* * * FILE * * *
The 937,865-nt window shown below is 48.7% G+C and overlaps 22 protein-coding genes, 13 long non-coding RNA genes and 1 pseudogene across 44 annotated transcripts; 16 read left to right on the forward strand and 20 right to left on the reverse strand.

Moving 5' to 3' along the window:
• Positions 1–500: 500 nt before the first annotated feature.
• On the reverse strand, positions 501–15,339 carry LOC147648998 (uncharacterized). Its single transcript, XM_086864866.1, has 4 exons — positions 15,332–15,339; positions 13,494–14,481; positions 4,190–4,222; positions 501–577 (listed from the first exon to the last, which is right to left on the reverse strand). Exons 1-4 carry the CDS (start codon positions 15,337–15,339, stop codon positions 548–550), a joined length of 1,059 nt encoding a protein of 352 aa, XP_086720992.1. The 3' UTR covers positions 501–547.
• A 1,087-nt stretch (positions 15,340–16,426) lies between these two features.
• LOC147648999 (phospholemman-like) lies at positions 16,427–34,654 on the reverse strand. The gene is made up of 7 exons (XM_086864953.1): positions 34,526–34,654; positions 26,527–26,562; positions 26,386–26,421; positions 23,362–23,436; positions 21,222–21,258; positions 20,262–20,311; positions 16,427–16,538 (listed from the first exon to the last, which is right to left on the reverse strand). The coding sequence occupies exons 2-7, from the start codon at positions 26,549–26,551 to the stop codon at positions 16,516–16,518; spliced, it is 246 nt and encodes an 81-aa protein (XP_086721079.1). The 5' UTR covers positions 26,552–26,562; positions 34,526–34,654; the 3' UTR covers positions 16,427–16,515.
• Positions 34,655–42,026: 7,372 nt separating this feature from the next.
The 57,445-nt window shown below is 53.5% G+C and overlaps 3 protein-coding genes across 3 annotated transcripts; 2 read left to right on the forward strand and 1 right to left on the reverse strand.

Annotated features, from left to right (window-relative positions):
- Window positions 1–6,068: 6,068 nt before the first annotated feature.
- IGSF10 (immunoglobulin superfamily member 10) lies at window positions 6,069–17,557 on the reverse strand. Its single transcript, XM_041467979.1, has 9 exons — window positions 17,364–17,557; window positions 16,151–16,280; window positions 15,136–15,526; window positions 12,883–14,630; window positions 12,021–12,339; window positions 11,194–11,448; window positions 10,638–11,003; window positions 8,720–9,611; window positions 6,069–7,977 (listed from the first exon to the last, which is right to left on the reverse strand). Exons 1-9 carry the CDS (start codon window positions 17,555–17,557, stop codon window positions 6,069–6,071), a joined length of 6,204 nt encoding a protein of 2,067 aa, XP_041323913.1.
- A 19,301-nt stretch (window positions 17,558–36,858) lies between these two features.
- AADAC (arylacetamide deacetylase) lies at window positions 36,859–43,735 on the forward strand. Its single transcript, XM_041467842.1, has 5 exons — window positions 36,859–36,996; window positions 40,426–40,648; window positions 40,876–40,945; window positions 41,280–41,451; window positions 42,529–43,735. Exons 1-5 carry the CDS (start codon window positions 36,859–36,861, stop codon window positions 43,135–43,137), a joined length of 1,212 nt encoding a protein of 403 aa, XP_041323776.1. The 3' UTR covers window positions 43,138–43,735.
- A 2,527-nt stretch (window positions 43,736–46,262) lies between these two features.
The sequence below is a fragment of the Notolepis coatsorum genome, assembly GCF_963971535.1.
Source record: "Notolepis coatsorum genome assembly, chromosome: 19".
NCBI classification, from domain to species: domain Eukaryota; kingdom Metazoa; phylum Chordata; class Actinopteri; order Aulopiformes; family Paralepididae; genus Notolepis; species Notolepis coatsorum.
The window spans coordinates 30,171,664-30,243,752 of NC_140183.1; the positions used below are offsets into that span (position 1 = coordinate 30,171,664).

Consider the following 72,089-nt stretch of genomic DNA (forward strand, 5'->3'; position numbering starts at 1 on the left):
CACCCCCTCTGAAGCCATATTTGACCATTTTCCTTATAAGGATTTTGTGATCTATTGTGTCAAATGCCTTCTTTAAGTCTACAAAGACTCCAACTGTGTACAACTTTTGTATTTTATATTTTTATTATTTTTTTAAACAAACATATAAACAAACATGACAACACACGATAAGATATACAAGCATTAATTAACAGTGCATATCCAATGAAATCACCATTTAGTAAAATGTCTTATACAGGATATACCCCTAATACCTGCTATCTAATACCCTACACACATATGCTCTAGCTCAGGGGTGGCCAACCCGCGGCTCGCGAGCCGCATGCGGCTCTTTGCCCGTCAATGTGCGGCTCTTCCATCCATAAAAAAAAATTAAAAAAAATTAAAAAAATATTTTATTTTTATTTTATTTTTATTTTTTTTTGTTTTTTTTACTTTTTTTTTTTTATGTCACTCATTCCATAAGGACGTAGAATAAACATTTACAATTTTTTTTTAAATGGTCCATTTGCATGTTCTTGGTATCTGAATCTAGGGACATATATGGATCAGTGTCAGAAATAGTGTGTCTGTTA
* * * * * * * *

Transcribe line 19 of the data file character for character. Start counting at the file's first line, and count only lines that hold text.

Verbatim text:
Consider the following 72,089-nt stretch of genomic DNA (forward strand, 5'->3'; position numbering starts at 1 on the left):